Although we have become increasingly aware on a socio-political level of the ways in which oppression, racism and sexism manifest in areas such as poverty, and education, it is easy to overlook the obvious mechanisms by which such notions continue to circulate. Udé’s work provides a template for continued interrogation by presenting imagery and text that does not explicitly dictate answers, rather it provides a set of contrasts and juxtapositions that bring attention to the form, content and means by which identities are perpetuated, created and must be questioned.
Posted in Identity, Performance, Photography, Pin Board, Race, Self-Portrait, Spectacle, Subversion
Tagged (Re)claiming, conceptual art, Magazines, Mainstream, Mass-media, Representation, Roles, Self/Other
- To See Image Please Visit: http://web.guggenheim.org/exhibitions/picasso/artworks/charnel_house
- “The Charnel House,” Pablo Picasso, 1944-1945
The Charnel House is a 1945 painting by Pablo Picasso. The work, which is unfinished, is rendered using a black and white palette and serves as Picasso’s response to the atrocities of WWII. The work is compositionally similar to Guernica and features similarly grim subject matter depicting a family that has been murdered. Their contorted bodies are piled beneath a dining table. The father lies at the bottom of the pile. His face is abstracted and fractured although one eye appears to stare out at the viewer. His hands, which are bound jut up towards the center of the work. On top and to the left of this figure lies the mother. Her sexuality is emphasized, even in death, as her breasts, rendered in a figure eight-like manner, are central to the work. Her head tilts back and the expression on her face is suggestive of a grotesque ecstasy. Beneath the mother, to the left of her bosom her infant child is visible. The child’s eyes are also closed and his cupped hands appear to be blocking something, perhaps the blood that flows from his mother. The banal depiction of the set table in the upper left hand reinforces the ways in which the war had infiltrated all aspects of life including the homes of innocent civilians.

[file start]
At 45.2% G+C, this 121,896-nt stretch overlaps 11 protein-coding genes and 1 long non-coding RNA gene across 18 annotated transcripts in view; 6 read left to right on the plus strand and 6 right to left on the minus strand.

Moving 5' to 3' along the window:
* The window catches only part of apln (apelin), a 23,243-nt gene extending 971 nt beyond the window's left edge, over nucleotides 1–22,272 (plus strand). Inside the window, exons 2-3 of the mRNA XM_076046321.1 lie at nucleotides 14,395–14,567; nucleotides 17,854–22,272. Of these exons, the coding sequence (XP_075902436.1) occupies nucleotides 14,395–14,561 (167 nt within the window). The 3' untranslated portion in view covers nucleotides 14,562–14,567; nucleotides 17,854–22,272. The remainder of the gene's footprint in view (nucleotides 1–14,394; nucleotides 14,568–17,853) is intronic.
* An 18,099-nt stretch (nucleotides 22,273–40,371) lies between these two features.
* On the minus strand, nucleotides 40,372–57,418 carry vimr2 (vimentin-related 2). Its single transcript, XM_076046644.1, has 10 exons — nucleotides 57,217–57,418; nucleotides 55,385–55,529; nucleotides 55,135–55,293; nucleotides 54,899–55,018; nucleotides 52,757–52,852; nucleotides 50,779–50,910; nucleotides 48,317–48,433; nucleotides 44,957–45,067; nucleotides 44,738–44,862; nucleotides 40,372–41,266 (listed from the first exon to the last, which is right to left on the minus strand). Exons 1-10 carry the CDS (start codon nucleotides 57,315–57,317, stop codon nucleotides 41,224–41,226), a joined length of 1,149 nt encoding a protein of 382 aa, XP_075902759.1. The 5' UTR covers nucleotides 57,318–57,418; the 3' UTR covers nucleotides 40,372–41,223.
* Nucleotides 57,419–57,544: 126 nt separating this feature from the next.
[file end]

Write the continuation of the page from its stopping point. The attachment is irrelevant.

Picasso painted the work just as reports and images of the Holocaust were circulating in newspapers and film reels. In turn, the grisaille palette of the work as well as the subject matter are evocative of the images Picasso was seeing at the time. In addition The Charnel House was painted just one year after Picasso joined the French Communist party and the overtly political nature of the work is reminiscent of Guernica. However, although The Charnel House bears much in common with Guernica, its unsettled and almost ambiguous nature distinguishes it from the latter. Although he worked on The Charnel House for over six months, the work remains unfinished. This is due in part to the horrific subject matter depicted which seemingly defies pictorial and artistic interpretation. This notion is reinforced by the use of a black-and-white palette, which, as the current Guggenheim exhibit “Picasso in Black and White” illustrates, was a means by which Picasso dealt with particularly complex or difficult subject matter. In the context of this course, this image is indicative of the ways in which artist struggle to depict immense atrocities that simply cannot be rendered in a work of art.
Left: Unidentified Photographer , “Lynching”, ca. 1900
Right: Frank Hudson, “The Avengers of Little Myrtle Vance, and the Villian brought to Justice, ca. 1900
“Luxe, Calme et Volupté” 1904-1905 is a fauvist work by Henri Matisse. During the period in which it was painted, Matisse belonged to a group of young artists whose bold and unconventional works alarmed critics to the extent that they referred to them as“wild beasts” (les fauves). Matisse’s work, in particular, embodied this new spirit utilizing color and brush strokes to convey feelings and sensations in a fashion that broke dramatically with the canon.
- To See This Image Please Visit: http://en.wikipedia.org/wiki/File:Matisse-Luxe.jpg
- Henri Matisse “Luxe, Calme et Volupté”, 1904